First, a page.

The members of the Python-Nigeria mailing list got together for a maiden edition of meetups geared towards growing the Python community in Nigeria. The meeting had about thirty people in attendance.
Prior to the meeting, a few members had discussed the purpose and agenda for the meeting in the mailing list.
The mailing list hasn't exactly been interactive as most members often resought to reading the digests without responding. This was one of the issues the meeting sought to address: to encourage members to participate more actively.
Olabayo welcomed attendees and explained that the goal was for this group to become the driving force for the emerging Python community in Nigeria. He highlighted the need for more people to join the community, and brought up the topic of organizing a Python conference in Nigeria.
Organizer of Django Girls Lagos and Django Girls Windhoek, Aisha Bello was invited to share her opinion having recently attended PyCon Namibia where she delivered a talk. She suggested we first organize a mini Nigerian Python conference to test the waters and sensitize people towards a full blown PyCon that would follow. Narrating her experience in Namibia, she noted that the community over there has made efforts to take programming to the uninitiated. Okay more seriously, they teach Python programming to secondary school students in the country.
She also pointed out that there haven't been many PyCons in Africa; the only ones having held in South Africa and Namibia. It was interesting to know that Nigerias' would be the first in West Africa.
There was a consensus; it was just as Aisha had suggested. A committee (made up of volunteers) was then setup to begin planning towards the event.
Several members had the opportunity to address the audience during the meeting which lasted for over an hour. Notable among those who spoke was Chukwudi, a very experienced Python programmer. In his words, "I have been coding in Python everyday since 2004, except when I was sick and couldn't do anything."
In his 12 years of Python programming, Chuks as he's fondly called, has co-reviewed a Python book and has worked in Ibadan for about 10 years. He now resides in Lagos with his family. He talked about some of the projects he's worked on, including a robot that would stealthily index all ".ng" domains. He expressed his delight at finally getting to meet and possibly work with others in this Python space. He closed his speech saying,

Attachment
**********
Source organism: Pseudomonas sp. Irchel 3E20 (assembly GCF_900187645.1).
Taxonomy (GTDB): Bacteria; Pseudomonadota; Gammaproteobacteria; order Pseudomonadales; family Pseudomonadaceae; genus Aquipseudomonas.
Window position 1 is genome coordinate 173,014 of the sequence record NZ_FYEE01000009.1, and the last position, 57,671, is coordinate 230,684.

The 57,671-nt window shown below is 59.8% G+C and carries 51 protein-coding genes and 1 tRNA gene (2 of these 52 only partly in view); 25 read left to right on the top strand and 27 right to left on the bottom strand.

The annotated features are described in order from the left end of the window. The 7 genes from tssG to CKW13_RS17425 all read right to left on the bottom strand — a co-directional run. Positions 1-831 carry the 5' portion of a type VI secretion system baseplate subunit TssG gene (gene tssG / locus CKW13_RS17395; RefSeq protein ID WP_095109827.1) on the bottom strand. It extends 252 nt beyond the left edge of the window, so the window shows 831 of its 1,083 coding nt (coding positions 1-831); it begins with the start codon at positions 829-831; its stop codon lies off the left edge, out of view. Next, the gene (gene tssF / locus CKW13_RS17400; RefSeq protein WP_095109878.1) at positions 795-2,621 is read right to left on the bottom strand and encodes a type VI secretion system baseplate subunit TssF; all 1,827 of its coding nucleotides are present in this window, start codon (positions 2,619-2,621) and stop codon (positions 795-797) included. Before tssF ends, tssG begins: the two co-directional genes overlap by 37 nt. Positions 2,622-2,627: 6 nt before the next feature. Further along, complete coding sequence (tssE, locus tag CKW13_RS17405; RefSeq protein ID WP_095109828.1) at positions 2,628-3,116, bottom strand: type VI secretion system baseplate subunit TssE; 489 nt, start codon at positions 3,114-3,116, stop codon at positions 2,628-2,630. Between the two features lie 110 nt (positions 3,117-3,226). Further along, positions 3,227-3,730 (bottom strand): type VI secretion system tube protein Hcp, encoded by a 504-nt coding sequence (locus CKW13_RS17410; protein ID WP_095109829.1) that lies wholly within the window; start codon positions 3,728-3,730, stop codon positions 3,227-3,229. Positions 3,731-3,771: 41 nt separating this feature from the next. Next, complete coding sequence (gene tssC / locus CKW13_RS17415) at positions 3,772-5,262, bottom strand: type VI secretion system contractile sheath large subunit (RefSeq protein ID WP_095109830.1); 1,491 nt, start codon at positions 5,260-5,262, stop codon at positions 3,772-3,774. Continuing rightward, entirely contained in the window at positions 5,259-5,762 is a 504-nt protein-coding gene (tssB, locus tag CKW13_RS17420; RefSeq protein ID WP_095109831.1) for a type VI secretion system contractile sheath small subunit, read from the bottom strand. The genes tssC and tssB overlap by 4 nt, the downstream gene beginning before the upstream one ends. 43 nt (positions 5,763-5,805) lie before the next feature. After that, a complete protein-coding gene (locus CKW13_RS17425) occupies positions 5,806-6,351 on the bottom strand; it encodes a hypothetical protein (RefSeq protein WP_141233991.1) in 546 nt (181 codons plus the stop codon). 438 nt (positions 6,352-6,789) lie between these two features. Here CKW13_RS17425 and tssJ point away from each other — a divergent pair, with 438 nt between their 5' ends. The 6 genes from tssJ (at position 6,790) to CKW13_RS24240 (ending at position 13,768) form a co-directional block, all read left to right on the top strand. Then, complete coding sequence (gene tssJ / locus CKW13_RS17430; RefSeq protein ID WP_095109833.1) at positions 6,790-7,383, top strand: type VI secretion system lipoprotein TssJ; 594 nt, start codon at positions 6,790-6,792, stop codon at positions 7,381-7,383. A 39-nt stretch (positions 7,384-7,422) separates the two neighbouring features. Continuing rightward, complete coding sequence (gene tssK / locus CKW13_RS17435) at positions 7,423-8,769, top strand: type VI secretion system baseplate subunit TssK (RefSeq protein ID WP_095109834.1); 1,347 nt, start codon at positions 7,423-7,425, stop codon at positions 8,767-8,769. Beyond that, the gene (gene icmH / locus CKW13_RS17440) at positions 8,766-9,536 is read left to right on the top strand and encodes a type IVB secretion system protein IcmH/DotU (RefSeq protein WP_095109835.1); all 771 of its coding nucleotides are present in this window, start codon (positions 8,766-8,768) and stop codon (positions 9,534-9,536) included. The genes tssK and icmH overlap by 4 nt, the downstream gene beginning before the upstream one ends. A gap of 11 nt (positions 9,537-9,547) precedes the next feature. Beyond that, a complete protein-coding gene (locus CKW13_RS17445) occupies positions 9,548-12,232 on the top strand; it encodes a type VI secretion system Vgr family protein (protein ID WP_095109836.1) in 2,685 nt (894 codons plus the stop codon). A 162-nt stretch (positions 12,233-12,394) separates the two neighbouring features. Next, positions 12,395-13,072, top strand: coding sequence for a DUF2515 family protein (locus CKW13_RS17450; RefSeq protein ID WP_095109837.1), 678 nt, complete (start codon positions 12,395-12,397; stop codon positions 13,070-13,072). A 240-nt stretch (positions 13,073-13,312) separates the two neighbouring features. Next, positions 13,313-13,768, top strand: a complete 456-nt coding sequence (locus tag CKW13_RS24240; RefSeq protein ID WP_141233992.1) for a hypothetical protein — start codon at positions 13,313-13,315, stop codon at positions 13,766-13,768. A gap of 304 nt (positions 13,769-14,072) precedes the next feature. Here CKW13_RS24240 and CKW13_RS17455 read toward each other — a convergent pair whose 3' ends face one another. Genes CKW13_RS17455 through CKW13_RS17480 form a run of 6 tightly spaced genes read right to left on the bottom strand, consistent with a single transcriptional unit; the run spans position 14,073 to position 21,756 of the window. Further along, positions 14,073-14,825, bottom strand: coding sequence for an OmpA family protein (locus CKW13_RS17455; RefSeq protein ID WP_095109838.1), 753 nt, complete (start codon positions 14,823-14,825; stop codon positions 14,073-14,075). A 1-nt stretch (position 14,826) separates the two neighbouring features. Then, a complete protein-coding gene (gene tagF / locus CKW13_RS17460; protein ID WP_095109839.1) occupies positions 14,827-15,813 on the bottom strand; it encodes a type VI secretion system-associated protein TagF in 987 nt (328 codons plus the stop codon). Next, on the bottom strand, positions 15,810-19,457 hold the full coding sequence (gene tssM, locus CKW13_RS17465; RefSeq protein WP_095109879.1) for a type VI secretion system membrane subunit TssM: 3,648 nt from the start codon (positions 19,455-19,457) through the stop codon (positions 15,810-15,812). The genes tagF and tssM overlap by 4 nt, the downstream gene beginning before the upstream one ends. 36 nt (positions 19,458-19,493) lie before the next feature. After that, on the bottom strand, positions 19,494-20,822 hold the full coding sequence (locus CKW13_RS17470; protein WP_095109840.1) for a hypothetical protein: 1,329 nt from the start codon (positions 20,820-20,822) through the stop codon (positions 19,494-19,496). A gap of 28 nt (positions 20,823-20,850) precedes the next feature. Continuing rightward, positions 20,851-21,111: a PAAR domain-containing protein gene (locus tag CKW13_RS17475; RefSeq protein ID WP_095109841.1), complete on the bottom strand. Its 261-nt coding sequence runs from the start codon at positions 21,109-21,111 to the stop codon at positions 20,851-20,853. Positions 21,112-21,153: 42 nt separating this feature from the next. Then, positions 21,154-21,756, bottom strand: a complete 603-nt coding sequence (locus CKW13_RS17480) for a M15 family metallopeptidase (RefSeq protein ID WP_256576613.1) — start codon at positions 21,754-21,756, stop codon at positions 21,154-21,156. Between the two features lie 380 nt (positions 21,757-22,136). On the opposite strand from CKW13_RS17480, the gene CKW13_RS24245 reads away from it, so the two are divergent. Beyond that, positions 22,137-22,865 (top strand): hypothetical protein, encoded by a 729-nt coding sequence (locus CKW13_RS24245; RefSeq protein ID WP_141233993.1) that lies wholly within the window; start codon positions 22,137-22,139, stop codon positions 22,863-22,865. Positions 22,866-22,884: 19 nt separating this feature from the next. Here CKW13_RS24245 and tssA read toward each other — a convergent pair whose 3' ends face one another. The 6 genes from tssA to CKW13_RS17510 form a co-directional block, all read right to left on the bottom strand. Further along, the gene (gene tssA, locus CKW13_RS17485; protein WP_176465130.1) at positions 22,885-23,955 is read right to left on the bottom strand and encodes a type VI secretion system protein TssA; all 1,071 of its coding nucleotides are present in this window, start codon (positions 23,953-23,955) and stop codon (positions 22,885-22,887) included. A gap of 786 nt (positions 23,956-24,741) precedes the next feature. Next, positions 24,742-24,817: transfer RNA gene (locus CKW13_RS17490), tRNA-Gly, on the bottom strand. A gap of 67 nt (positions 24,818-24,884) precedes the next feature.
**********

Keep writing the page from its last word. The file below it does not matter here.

"Python is something I code and breathe. It's a lovely language. You are welcome."
One short presentation I particularly enjoyed was that of Dipo Odumosu about his work for the National Population Commission in collaboration with UNICEF. They have an application that is used to track birth statistics in all local governments in the country. He described it as a conceptually simple app, but one that sort of has a bit of everything: built with Django and RapidSMS; a little scientific and a little regular CRUD; and aggregation is done using Pandas.
He also spoke about their recurrent challenge with number crunching on large cumulative data, welcoming suggestions from the audience as to tackling the issue. As we were constrained by time, discussion on the issue will continue in the mailing list or the newly setup Slack community.
First year student at OAU Ife, Lekan Wahab, who has been coding since secondary school stepped up to share his campus experience with the house. Explaining how his admission into the university was met with the disappointment of a non-existent programmer community, and how that inspired him to setup one by introducing his colleagues to the Python programming language,
"Before I got to school, I had this idea that I was going to meet quite a lot of programmers on campus, but I was very disappointed. The only other programmer in my class was a Java coder, and he said when he got to 'if', the stuff got really hard and he just dropped it; he said he wasn't interested in it anymore. Then I took it upon myself to start a club; I started Python Club in OAU."
Personally, not only did I find this impressive, but it was even more exciting to learn of the amazing projects Lekan's group had been able to work on; projects including a home automation system built with the Raspberry Pi, Arduino amd mobile devices, a payment/airtime recharge service and a search engine.
Speaking further, Lekan used the medium to solicit support towards a forthcoming Django Girls workshop organised by his club. The workshop is slated for April at Obafemi Awolowo University, Ile-Ife. Volunteer mentors/coaches are needed for the workshop. Kindly visit this link to learn more about the event.
One of the items on the agenda for the evening was to come up with an idea for an open source application that the group would collaboratively work on. Olabayo welcomed interesting ideas from the audience, and these two came up:
Peter Ayeni, founder of GigCabal, who came all the way from Abuja suggested that we work on a site analytics/ratings service for Nigerian websites. He likened this with existing platforms like Alexa and Webalizer.
Olamilekan Adeniji, creator of mErgencyNG, explained the idea behind his product and suggested that we work on it collectively. The app will provide a platform for citizens to report crime/suspicions to appropriate agencies or radio corporations.
A poll was conducted, and the house voted in favor of mErgencyNG. It was at this point that Chuks once again spoke and offered to open-source a library he had developed for analysing errors, in an effort to spark some creativity among the Pythonists.
To encourage members even further, Olabayo read out a recent email from Naomi Ceder, the lady who had been moderating the mailing list, until just before the meeting when she passed this duty on to him.
This was it. Thanks were in order (especially to CcHub and organizers of Django Girls Lagos). The meeting was over.
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